Breitbart: At base, your colleagues believe that the way to reach peace is to separate from the Palestinians.
Hacohen: My colleagues suffer from the same groupthink in relation to the Palestinians, and to our strategic environment more generally, as our predecessors suffered from in the period leading up to the 1973 Yom Kippur War. It was that groupthink that left Israel unprepared for that war.
Regarding separation, [then-U.S. peace negotiator Martin] Indyk [under Clinton] said, “Good fences make good neighbors.” And my fellow generals agreed.
“But that is entirely wrong. The neighbors in question aren’t two ranchers in Texas that go to the same church every Sunday morning. What happened with Gaza is that Israel built a wall to defend itself from Hamas. But instead of protecting Israel, it protected Hamas. It allowed Hamas to build a military organization because the fence protected them from [the] IDF. The fence created a reality according to which every action by the IDF taken beyond the fence is a declaration of war.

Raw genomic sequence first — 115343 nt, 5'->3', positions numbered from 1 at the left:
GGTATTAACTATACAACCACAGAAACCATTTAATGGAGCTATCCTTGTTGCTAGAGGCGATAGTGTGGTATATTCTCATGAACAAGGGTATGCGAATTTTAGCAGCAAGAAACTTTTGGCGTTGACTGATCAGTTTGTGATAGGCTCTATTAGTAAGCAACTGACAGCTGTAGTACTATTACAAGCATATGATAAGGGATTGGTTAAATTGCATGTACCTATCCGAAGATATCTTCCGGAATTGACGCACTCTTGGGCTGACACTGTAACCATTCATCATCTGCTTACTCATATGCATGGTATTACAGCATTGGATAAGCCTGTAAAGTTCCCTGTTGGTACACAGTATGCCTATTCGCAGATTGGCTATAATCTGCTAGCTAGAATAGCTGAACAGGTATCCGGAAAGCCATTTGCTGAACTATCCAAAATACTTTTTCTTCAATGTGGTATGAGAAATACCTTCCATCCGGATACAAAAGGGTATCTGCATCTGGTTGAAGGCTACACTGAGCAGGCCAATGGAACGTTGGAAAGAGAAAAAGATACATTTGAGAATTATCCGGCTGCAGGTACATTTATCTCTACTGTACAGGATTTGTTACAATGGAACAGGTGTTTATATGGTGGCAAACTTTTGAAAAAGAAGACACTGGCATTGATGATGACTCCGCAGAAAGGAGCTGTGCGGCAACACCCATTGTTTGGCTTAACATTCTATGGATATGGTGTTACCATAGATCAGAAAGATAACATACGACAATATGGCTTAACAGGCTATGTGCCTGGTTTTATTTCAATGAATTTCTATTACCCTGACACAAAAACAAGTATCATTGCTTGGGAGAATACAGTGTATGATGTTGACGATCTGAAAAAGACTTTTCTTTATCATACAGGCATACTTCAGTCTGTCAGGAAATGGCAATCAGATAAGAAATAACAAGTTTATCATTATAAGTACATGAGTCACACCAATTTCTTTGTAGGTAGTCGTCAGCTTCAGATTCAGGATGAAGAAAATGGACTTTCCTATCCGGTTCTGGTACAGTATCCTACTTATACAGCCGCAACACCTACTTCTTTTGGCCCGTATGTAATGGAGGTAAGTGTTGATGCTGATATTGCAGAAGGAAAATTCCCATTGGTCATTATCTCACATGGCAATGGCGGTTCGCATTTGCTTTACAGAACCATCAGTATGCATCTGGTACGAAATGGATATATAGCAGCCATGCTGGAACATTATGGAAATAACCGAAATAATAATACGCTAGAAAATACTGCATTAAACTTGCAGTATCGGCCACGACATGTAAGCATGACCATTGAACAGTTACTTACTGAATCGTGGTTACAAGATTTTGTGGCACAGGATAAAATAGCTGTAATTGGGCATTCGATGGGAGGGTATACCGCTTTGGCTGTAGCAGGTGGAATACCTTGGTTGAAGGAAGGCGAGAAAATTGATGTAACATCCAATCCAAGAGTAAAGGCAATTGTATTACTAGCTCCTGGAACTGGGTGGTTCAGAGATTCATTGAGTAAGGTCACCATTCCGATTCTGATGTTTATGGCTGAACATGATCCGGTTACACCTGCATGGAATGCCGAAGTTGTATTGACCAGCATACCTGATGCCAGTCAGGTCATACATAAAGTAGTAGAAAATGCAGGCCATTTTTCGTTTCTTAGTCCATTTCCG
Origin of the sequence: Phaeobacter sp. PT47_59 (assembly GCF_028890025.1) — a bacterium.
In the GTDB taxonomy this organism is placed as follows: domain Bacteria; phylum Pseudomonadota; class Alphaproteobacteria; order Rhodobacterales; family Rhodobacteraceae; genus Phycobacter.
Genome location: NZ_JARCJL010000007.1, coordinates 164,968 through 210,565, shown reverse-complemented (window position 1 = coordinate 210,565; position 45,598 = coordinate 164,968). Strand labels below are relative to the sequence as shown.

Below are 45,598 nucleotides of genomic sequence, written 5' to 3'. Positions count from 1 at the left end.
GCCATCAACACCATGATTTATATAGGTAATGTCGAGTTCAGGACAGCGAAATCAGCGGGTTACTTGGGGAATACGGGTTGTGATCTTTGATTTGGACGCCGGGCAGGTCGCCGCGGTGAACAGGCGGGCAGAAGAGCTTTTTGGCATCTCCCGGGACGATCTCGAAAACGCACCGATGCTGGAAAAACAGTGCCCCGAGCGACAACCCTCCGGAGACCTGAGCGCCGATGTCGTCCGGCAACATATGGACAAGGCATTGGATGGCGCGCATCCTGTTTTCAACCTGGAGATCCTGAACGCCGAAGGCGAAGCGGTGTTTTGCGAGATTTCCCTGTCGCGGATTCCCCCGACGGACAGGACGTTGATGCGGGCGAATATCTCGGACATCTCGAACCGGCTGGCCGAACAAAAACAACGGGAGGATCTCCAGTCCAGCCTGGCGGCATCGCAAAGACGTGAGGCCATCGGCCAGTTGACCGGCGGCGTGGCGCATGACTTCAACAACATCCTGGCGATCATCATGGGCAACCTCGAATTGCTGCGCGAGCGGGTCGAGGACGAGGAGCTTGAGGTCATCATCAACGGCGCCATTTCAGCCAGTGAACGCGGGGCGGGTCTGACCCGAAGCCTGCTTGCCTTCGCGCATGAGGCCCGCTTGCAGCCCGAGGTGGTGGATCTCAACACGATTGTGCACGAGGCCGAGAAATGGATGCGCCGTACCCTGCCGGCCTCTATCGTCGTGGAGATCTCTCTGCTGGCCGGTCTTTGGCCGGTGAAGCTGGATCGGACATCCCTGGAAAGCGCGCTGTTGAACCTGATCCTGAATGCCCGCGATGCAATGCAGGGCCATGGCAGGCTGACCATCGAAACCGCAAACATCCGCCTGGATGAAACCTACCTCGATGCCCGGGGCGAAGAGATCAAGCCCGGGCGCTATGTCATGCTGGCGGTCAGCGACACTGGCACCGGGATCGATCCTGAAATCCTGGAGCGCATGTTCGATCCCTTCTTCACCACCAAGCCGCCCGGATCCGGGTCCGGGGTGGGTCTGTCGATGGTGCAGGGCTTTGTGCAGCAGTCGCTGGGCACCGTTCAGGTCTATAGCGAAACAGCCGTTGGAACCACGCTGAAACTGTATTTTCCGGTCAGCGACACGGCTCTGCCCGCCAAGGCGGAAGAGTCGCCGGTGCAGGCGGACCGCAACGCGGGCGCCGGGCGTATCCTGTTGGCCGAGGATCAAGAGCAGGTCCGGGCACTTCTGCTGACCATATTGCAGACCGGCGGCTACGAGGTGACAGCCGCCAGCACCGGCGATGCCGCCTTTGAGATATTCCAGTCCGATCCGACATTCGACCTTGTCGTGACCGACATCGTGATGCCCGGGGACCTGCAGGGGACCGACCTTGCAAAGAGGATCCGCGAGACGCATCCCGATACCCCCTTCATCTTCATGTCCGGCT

In Judea and Samaria we don’t have a binary understanding of space – ours or theirs. We have a hybrid system. Jewish and Arab villagers living side by side is a better arrangement. It enables the IDF to carry out small military operations. Today Israeli forces can operate in Nablus every night. To do that in Gaza, you need a cabinet decision. If we lose the freedom of action in Judea and Samaria, it will be a disaster.
The generals’ second assumption is that if a new threat emerges, the Israeli government will be free to deploy troops to Palestinian territory to defend against it. What we learned from Gaza is that the possibility of entering isn’t easy.